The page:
Chip shortage forces more production cuts by GM, Ford

Business

In this aerial photo, mid-sized pickup trucks and full-size vans are seen in a parking lot outside a General Motors assembly plant where they are produced Wednesday, March 24, 2021, in Wentzville, Mo. The global shortage of semiconductors is forcing General Motors to further cut production at six North American factories as chip supplies seem to be growing tighter. The shutdowns likely will crimp dealer inventory of vehicles made at the plants, but GM says it has managed to keep factories humming that make hot-selling and profitable full-size pickup trucks and SUVs. (AP Photo/Jeff Roberson)

DETROIT (AP) — The global shortage of semiconductors has forced General Motors and Ford to further cut production at their North American factories as chip supplies seem to be growing tighter.

The shutdowns likely will crimp dealer inventory of vehicles made at the plants.

GM says it has managed to keep humming factories that make hot-selling and very profitable full-size pickup trucks and SUVs.

“GM continues to leverage every available semiconductor to build and ship our most popular and in-demand products,” the company said Thursday in a statement.

The chip shortage has already been rippling through various markets since last summer. It has made it difficult for schools to buy enough laptops for students forced to learn from home, delayed the release of popular products such as the iPhone 12 and created mad scrambles to find the latest video game consoles, such as the PlayStation 5.

But things have been getting even worse in recent weeks, particularly in the auto industry, where factories are shutting down because there aren’t enough chips to finish building vehicles that are starting to look like computers on wheels. The problem was recently compounded by a grounded container ship that blocked the Suez Canal for nearly a week, choking off chips headed from Asia to Europe.

These snags are likely to frustrate consumers who can’t find the vehicle they want and sometimes find themselves settling for a lower-end models without as many fancy electronic features. And it threatens to leave a big dent in the auto industry, which by some estimates stands to lose $60 billion in sales during the first half of his year.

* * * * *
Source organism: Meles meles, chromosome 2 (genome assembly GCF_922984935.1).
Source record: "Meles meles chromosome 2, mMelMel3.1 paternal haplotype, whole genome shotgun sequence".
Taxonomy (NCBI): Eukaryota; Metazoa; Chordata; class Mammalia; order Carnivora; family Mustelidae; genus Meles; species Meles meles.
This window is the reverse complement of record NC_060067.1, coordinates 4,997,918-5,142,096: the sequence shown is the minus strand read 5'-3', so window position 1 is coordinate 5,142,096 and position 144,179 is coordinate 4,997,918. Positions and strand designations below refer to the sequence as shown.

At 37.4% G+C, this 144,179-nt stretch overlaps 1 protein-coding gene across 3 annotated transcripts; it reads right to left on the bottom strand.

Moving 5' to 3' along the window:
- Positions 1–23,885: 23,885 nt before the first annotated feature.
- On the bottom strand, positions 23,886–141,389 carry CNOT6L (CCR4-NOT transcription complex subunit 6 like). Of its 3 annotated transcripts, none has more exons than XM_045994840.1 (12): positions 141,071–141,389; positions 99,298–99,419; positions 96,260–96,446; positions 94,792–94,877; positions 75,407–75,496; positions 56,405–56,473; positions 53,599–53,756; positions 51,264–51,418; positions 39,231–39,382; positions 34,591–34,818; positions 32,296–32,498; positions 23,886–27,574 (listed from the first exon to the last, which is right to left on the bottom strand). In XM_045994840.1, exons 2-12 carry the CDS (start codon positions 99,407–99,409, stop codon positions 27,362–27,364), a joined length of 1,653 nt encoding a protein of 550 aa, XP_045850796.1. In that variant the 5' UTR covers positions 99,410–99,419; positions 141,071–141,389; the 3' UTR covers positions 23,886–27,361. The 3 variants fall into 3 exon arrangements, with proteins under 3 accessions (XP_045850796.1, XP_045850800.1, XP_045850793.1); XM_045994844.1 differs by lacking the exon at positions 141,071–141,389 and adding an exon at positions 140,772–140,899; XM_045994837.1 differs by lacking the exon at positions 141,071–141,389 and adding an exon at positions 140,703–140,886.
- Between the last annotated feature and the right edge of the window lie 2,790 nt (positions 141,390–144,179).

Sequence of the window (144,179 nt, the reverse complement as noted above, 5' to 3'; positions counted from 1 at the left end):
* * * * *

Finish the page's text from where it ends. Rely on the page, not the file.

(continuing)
GM said that the cuts will take place at its Spring Hill, Tennessee; Ramos Arizpe, Mexico; Ingersoll, Ontario; Fairfax, Kansas; Lansing, Michigan, Delta Township; and Lansing, Michigan, Grand River factories.

Spring Hill, which makes the Cadillac XT5, XT6 and GMC Acadia SUVs, will shut down the weeks of April 12 and 19. Production of the Chevrolet Blazer at Ramos Arizpe will stop for a week on April 19, while the Lansing Grand River plant, which makes the Chevrolet Camaro and Cadillac CT4 and CT5 sedans, will stay shut down through the week of April 26.

The Lansing Delta Township plant will be down for a week starting April 19, cutting production of the Chevy Traverse and Buick Enclave SUVs, while the Ontario and Kansas plants will be shut down through the week of May 10. Both have been idle since the week of Feb. 8. The Ontario plant makes the Chevrolet Equinox SUV, while the Kansas plant manufactures the Chevy Malibu sedan and Cadillac XT4 SUV.

Also Thursday, Ford said it would shut down its Chicago, Flat Rock, Michigan, and the Transit van side of the Kansas City Assembly Plant in Claycomo, Missouri, during the week of April 12. But seven U.S. plants will run through the two traditional summer shutdown weeks in late June and early July. The Chicago plant makes the Ford Explorer and Lincoln Aviator SUVs, while Flat Rock makes the Mustang sports car.

GM expects the chip shortage to cost it up to $2 billion in pretax profits this year from lost production and sales. Ford is bracing for a similar blow. In addition to GM and Ford, Nissan, Stellantis, Volkswagen and Honda seem to have been hit the hardest.

IHS Markit estimates that from January through March, the chip shortage reduced North American auto production by about 100,000 vehicles. In January of last year, before the pandemic, the U.S. auto industry had enough vehicles to supply 77 days of demand. By February of 2021 it was down almost 30% to 55 days. Edmunds.com says discounts are down and prices for new and used vehicles are up.

Copyright 2021 The Associated Press. All rights reserved. This material may not be published, broadcast, rewritten or redistributed.

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